DVD and Windows
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Playing DVDs Under Microsoft Windows

Under the Windows 98 and Windows 2000 operating systems, the following components comprise support for DVD movie playback:

 
bulletDVD-ROM class driver. DVD-ROM has its own industry-defined command set, referred to during development as the Mt. Fuji command set and currently under review by the Small Form Factor Committee (to be published as SFF 8090). Support for this command set is provided in Windows 98 by an updated CD-ROM class driver. This class driver supports the full Mt. Fuji command set, including commands for copyright protection. In Windows 2000, support is provided in a new Windows Driver Model (WDM) DVD-ROM device driver. Both the Windows 98 and Windows 2000 drivers will provide the ability to read data sectors from a DVD-ROM drive.
bulletUDF file system. Support for Universal Disc Format (UDF) is provided to ensure support for UDF-formatted DVD discs. Both Windows 98 and Windows 2000 will provide UDF installable file systems similar to FAT and FAT32.
bulletWindows Driver Model Streaming Class Driver. This is a single binary fully compatible across both Windows 98 and Windows 2000, written to follow the new WDM support defined by Microsoft. The WDM Streaming class driver supports streaming data types and will support MPEG-2 and AC-3 hardware decoders in Windows 98 and Windows 2000. Because Microsoft is providing this driver with its operating systems, hardware vendors have to write only a small amount of interface code in a minidriver to ensure that the specific features in their hardware are supported natively under Windows. Because of this, most existing DVD decoders should simply work with Windows without any user intervention. For more information, see WDM Streaming Class Driver later in this article.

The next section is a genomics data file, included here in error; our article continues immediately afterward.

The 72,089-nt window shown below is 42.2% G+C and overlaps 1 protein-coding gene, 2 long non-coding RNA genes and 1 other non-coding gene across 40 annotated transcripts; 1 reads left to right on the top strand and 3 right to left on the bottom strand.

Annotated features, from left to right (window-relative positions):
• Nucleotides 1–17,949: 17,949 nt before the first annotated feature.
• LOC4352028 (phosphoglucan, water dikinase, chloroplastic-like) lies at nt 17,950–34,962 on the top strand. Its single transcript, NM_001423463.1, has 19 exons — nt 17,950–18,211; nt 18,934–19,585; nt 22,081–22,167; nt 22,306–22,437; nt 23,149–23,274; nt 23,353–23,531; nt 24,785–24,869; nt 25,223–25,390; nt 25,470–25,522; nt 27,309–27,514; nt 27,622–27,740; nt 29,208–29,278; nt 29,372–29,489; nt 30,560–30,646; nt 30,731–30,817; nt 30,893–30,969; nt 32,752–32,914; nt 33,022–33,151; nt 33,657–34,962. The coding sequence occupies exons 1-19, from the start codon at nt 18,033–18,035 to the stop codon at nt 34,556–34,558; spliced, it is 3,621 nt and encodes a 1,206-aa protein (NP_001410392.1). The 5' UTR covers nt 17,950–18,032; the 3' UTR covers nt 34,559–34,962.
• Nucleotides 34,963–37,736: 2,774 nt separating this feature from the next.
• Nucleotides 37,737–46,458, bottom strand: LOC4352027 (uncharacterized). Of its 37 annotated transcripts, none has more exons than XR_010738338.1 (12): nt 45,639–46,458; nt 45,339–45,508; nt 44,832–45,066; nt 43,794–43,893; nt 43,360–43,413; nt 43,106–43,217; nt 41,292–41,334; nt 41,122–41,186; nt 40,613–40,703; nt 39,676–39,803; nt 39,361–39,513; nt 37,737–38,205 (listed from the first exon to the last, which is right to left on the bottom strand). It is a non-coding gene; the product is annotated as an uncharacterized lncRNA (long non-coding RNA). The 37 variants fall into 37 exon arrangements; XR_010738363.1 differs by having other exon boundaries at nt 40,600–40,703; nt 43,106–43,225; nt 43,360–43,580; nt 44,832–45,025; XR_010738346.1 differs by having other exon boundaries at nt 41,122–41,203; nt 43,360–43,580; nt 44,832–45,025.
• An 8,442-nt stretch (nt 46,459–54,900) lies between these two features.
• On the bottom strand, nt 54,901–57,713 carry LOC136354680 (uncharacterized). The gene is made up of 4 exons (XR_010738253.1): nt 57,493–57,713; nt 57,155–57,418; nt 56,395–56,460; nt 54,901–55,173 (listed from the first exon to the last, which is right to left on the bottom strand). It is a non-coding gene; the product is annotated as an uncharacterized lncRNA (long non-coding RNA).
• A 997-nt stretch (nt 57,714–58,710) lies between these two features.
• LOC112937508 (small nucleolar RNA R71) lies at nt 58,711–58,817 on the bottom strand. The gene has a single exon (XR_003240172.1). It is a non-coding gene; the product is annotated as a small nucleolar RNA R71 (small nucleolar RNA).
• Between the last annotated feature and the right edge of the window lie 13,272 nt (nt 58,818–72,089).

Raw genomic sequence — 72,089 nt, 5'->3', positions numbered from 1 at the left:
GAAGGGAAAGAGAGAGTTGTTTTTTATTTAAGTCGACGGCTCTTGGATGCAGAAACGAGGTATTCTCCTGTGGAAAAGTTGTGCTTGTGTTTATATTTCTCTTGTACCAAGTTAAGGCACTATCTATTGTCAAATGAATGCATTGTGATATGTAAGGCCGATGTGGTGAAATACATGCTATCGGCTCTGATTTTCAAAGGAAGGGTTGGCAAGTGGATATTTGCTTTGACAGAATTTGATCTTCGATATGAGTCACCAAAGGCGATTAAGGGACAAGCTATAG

bulletDirectShow. Microsoft DirectShow (formerly ActiveMovie) filters and related support include a DVD Navigator/Splitter, proxy filters for video and audio streams, a video mixer, video renderer, audio renderer, and more. For more information, see DirectShow and DVD Support later in this article.
bulletDirectDraw HAL with VPE. Decoded video streams are huge -- possibly too big even for the PCI bus on a personal computer. Manufacturers have solved this problem by creating dedicated buses to transfer decoded video streams from an MPEG-2 decoder to the display card. Microsoft provides software support for these interfaces using the Microsoft DirectDraw® hardware abstraction layer (HAL) with Video Port Extensions (VPE). For technical information about DirectDraw, see the Interactive Media and Game Developers web site.
bulletCopyright Protection. Copyright protection for DVD is provided by encrypting key sectors on a disc and then decrypting those sectors prior to decoding them. Microsoft will provide support for both software and hardware decrypters using a software module that will enable authentication between the decoders and the DVD-ROM drives in a PC. For more information, see DVD and Copyright Protection later in this article.
bulletRegionalization. As part of the Copyright Protection scheme used for DVD, six worldwide regions have been set up by the DVD Consortium. Discs are playable on DVD devices in some or all of the regions according to regional codes set by the creators of the content. Microsoft will provide software that responds to the regionalization codes as required by the DVD Consortium and as part of the decryption licenses.

WDM Streaming Class Driver

Computers traditionally have been very good at performing complex operations on data. The PC owes its success as a device to its tremendous abilities to crunch numbers. The PC usually loads an application that is then called upon to load into memory and process a large amount of data, such as a spreadsheet, or a complex newsletter, a database, or even a .WAD file in Doom. After the data file has been loaded, the application interacts with small pieces of the data file.